Latest news


DATE OF EVENT: Monday, May 23, 1932

DATE PUBLISHED: Monday, May 23, 1932, in The Kansas City Star

Editor’s note: By 1930, Kansas City was thoroughly in the pocket of “Boss” Tom Pendergast. Two years later, in a move that put him at personal risk, Rabbi Samuel S. Mayerberg began vigorously criticizing the city’s corrupt politics. In the following days he would lead the Ministerial Alliance in a protest of partisan city government. Mayerberg would receive so many death threats that fellow reformers insisted he travel with a bodyguard.

Mayerberg’s speech at the Muehlebach Hotel landed in the news only by chance. A cub reporter had heard the rabbi speak at another occasion and, deeply impressed by the rabbi’s intellect, dropped by the hotel to hear what he might say. The criticism of the city administration was unusual in its severity. That, and the enthusiastic reaction of the prominent women in the crowd, led the reporter and his editor to see this talk as news.

Mayerberg would find allies in the clergy, but the public was somewhat complacent. It would be eight more years before a wave of reform would wash over City Hall.

The women of the Government Study Club cheered Rabbi Samuel S. Mayerberg today when he told them that by sleeping on their rights they and other good citizens of Kansas City had turned their city government over to a gang and into the hands of crooks.

The rabbi slammed at H. F. McElroy, city manager; at the city council, at the county prosecutor, and each time drew the applause of the fifty women gathered at the Hotel Muehlebach.

His climax was the announcement that he was on the way to the Y. M. C. A. where he would meet with twelve minister members of the executive committee of the Ministerial Alliance, to discuss city government and possibly to lay the foundation for a nonpartisan administration.

The rabbi had a text — section 124 of the city charter. He read it in the beginning. It stipulates that no member of a political party shall be solicited for contributions to campaign purposes, and that no city employee shall be discharged because of his political faith.

“Your city manager, H. F. McElroy,” he said, “I tell you is guilty of violation of the law, and if we had a county prosecutor who was not a part of the political machine, he himself would bring the charge against this man.”

Then Rabbi Mayerberg read from the charter the penalties for the violations he attributed to the city manager — from $50 to $5,000 fine, or six months in jail.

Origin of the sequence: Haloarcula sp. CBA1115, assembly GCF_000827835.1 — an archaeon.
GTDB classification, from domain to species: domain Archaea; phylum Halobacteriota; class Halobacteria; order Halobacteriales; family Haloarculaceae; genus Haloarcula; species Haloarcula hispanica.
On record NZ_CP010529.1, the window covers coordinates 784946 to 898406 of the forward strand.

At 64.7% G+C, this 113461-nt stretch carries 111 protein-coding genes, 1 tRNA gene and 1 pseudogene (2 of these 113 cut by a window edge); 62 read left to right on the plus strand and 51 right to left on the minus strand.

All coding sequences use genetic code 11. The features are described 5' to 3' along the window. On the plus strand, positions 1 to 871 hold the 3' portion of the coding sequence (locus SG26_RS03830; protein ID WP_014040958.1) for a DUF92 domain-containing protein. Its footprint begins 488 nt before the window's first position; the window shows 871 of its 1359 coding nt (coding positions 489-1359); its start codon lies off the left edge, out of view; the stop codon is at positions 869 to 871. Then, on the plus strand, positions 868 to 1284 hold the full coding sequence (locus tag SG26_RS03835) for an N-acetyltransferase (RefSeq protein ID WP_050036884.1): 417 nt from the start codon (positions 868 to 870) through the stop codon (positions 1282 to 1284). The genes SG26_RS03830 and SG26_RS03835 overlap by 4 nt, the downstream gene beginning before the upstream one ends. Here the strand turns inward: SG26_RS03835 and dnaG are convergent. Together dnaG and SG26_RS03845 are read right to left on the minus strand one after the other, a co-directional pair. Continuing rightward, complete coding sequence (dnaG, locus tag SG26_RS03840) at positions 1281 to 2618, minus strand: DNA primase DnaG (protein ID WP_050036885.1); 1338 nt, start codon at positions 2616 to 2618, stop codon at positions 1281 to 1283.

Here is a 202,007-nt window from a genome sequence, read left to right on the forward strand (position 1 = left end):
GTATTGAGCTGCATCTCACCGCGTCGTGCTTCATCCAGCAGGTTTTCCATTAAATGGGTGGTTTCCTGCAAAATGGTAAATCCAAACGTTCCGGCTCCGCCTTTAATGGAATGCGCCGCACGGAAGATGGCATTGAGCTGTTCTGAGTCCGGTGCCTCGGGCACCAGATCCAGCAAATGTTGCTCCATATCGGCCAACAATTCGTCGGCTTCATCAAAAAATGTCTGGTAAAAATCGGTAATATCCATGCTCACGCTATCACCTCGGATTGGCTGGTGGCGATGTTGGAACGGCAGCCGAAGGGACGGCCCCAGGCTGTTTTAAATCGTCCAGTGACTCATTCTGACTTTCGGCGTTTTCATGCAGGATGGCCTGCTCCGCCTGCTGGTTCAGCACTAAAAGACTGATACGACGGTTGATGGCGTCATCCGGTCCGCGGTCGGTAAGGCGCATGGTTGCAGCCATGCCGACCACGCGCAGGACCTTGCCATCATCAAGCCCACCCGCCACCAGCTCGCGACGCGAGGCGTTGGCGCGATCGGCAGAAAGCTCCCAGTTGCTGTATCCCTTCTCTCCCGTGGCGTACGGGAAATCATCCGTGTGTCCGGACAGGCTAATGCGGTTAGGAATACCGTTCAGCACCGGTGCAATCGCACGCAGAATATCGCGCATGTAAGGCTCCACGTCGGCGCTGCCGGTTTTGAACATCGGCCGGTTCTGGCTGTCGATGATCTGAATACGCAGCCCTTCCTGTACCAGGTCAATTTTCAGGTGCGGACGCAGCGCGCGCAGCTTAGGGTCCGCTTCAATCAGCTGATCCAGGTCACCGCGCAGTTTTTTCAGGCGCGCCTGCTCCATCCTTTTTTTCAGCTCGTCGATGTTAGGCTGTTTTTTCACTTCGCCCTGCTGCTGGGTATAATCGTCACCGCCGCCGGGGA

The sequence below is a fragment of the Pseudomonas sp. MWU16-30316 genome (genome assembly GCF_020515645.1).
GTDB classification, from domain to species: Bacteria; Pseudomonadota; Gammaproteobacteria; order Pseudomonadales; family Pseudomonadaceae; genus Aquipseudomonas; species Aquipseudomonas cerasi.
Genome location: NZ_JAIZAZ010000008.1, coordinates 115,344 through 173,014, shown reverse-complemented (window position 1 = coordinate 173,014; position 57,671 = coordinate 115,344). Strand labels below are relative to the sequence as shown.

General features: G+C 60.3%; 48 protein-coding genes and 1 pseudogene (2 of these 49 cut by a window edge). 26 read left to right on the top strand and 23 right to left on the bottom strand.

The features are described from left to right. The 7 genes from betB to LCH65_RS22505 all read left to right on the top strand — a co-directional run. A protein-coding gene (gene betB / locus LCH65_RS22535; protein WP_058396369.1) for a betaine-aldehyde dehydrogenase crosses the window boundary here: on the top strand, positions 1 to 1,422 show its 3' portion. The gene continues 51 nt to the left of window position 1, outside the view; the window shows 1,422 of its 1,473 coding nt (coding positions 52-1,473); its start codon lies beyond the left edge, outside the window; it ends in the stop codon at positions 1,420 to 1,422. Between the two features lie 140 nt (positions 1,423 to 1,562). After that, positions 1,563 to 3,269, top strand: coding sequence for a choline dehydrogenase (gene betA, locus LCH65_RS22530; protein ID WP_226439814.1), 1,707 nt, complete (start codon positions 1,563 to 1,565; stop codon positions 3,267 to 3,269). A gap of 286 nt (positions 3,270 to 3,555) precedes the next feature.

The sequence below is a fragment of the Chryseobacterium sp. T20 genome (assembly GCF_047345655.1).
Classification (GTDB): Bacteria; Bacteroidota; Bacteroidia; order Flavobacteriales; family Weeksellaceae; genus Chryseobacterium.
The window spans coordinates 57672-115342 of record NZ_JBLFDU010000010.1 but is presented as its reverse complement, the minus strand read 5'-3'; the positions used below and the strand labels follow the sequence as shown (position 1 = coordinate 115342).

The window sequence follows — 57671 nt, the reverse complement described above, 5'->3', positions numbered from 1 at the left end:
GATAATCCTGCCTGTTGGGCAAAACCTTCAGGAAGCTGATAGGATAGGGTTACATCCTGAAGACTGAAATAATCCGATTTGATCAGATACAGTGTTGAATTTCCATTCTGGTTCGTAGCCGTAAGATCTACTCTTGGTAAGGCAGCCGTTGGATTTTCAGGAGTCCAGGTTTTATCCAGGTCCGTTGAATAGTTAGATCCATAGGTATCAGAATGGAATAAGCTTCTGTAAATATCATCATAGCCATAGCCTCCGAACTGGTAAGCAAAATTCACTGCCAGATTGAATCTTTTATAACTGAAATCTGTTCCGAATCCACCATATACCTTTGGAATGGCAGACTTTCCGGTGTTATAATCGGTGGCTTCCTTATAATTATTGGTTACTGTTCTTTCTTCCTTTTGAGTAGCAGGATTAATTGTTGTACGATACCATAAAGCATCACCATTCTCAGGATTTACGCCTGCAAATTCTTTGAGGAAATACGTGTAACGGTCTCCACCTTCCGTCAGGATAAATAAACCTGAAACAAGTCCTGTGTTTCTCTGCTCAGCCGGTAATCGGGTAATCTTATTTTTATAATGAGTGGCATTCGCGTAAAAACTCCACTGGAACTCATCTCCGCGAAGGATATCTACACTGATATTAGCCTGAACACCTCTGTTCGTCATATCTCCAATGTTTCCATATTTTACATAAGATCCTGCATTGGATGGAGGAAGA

“Kansas City has the finest city charter in the United States,” he continued. “If it were administered as was intended, we would have an ideal city government. But you’ve turned your city over to a gang and given it into the hands of crooks and racketeers because you’ve been asleep. The time has come for action. The time for study has passed.”

The rabbi advocated the organization of a nonpartisan task force to take over the city government and to construct it as the charter makers intended.

“I believe,” he said, “that the decent people are in a majority here. If you can get them to join in the next election and get a city manager who will obey the charter, and get men on the council who will not connive with crooks, we can have decent government in Kansas City.”

Mrs. Fred Hager, one of the women present, asked how the rabbi would go about it to stop the stealing of elections.

“First,” he replied, “get a prosecutor who will prosecute the kidnapers of election officials and who will prosecute the stuffers of the ballot boxes.”

Mrs. Henry N. Ess expressed the disappointment of women over the kind of government men gave them.

“Yes,” the rabbi replied, “but I have seen no particular improvement in politics or city government since the women began to participate in it.” The rabbi compared the city governments of Kansas City and Cincinnati, pointing out that, while both provided for nonpartisan government, Kansas City’s was more partisan than ever before, whereas Cincinnati actually had wiped out party lines in its city affairs.

Rabbi Mayerberg said he had no more fault to find with Democrats than he had with Republicans. The Republicans, he said, were just as venal when they were in power. The point he was trying to make, he said, was that there was no place in city affairs for party politics.

“What we must have, to have a good city government,” he said, “is a city manager above party politics, a sympathetic mayor and city council, and effective civil service.”

Reference was made to a talk City Manger McElroy made recently at All Souls church in which he said Kansas City was getting Democratic city government because the voters elected Democrats to administer it.

“That was a falsehood,” Rabbi Mayerberg said. “The city charter has never been revoked and it prohibits partisan city government. The city manager is a law violator.”

Following the address, Mrs. George Stevenson, president, who presided, was authorized to name a committee to work with the Ministerial Alliance if it should decide to put a non-partisan city ticket up for election.